4. Audio cues
All interactive objects have an audio cue. For example, if the player is standing in front of a glass pane that can be smashed, this is indicated by a short sound effect (in this case, the sound of glass shattering). The player can use a handy text-to-speech function to receive more information, for example about items they have picked up.
Options for people who are hard of hearing
Gamers who are hard of hearing may have difficulty identifying where certain sounds come from within a 3D environment, and this auditory information can play a crucial role in many combat situations. Players of games like “The Last of Us Part II” can only succeed if they know where enemies are or from which side they are attacking.
To solve this problem, various indicators have been put in the game to visually display information that is otherwise only represented through audio.
1. Closed captions
If enemies or allies are speaking and do not appear in the player’s field of view, their position is indicated by a small arrow next to their subtitles.
2. Direction indicator
This option replaces purely auditory clues during combat with a circular indicator that tells the player the direction from which enemies are attacking.
Accessibility at Swisscom
Swisscom wants everyone in Switzerland to be able use communication media without obstacles. We are particularly committed to making the digital world accessible so that people with disabilities can be a part of the information society.
Options for players with reduced mobility
Gaming can bring many different kinds of motor-skill limitations to the fore. Some players may only be able to play with one hand, while others may not be able to press the buttons quickly enough, and some may not be able to hold down buttons for long.
That’s why it’s crucial that games give players enough options to customise the controls as much as they want. Computer gamers are free to configure their controls as standard since (almost) all PC games allow the controls to be freely adjusted.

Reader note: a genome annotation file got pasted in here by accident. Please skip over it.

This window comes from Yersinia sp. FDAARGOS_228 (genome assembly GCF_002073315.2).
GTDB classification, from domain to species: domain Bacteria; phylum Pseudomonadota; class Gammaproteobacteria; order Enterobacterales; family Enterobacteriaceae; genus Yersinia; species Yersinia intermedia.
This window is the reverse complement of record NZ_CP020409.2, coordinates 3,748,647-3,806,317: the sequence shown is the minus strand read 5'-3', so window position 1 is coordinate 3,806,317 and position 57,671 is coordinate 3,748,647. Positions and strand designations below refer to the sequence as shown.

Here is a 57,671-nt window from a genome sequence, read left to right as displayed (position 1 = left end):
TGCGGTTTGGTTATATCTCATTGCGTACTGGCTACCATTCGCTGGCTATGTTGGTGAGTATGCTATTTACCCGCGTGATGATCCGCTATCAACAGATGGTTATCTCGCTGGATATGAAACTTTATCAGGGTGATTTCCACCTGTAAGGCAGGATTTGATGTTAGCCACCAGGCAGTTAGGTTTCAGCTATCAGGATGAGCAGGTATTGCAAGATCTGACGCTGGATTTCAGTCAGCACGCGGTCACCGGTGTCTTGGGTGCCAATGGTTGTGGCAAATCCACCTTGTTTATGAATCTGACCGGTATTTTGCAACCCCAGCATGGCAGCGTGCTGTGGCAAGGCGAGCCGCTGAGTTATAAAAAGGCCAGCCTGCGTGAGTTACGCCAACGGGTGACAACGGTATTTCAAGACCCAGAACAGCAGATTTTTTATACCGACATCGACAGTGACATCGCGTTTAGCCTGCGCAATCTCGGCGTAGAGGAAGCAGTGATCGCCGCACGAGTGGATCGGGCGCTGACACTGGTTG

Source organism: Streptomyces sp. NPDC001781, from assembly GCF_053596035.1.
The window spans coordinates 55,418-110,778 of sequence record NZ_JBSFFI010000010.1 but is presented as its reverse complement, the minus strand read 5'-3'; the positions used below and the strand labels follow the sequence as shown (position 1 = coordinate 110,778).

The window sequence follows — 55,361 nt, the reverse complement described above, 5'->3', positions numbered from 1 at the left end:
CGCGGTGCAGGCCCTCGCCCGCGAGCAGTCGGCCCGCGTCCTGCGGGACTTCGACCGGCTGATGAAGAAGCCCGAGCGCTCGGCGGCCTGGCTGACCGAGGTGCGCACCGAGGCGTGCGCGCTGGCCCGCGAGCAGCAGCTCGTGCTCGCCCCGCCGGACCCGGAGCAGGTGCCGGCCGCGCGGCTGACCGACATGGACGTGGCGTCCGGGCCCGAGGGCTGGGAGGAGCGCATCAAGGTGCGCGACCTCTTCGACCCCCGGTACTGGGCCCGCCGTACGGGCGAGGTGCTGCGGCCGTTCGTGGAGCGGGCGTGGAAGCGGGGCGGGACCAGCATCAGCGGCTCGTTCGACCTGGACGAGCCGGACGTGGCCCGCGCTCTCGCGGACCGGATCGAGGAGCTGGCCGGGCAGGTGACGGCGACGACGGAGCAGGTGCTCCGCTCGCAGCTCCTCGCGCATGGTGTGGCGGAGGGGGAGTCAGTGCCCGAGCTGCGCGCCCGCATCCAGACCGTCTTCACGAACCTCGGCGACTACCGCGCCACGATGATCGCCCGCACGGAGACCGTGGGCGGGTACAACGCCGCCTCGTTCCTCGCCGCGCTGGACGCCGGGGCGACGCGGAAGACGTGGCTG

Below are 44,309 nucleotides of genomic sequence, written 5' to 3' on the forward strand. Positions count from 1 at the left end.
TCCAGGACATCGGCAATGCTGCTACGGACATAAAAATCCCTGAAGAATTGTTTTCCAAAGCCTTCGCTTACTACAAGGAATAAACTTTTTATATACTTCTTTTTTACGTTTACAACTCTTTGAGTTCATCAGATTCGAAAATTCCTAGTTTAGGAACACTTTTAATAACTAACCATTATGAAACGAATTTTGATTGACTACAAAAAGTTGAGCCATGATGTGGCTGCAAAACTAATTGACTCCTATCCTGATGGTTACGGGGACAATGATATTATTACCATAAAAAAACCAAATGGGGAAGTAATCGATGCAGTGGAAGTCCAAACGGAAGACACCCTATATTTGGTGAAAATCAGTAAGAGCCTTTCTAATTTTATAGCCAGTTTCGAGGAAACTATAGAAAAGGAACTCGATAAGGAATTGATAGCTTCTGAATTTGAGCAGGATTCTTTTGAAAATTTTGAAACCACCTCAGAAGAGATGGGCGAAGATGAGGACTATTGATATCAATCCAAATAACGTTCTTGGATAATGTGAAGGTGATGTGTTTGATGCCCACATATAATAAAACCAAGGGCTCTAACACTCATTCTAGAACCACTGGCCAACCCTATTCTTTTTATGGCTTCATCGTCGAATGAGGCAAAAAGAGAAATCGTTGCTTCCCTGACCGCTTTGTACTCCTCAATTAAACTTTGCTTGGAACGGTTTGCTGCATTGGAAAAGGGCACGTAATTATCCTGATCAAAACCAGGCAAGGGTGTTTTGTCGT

Unfortunately, this trend has not yet been established on consoles, but “The Last of Us Part II” is also leading by example in this area, leaving every last detail of the control mapping up to the player to customise.
If configured correctly, the game can also be played completely one-handed.
Conclusion: accessibility despite complexity and action
It’s amazing that such a long, complex and action-packed game as “The Last of Us Part II” gives players with acute physical disabilities the opportunity to play the game completely independently.
The fact that the game is already being celebrated as the “most accessible game ever” is mainly down to its incredible range of options. Players can perfectly tailor the mix of settings to their needs, and anyone can take advantage of options that were developed primarily for other disabilities.
Even people who don’t have a disability but who may only have a little gaming experience can benefit from some of the options. It is also particularly commendable that all these settings work without the developers having to compromise on the core design of the game. If you don’t need these extra options then you won’t notice them, and you’ll get a complex and challenging hardcore gaming experience.
We can only hope that in the future, other developers will also go the extra mile and make their games accessible to a wider audience.
After all, games are for everyone.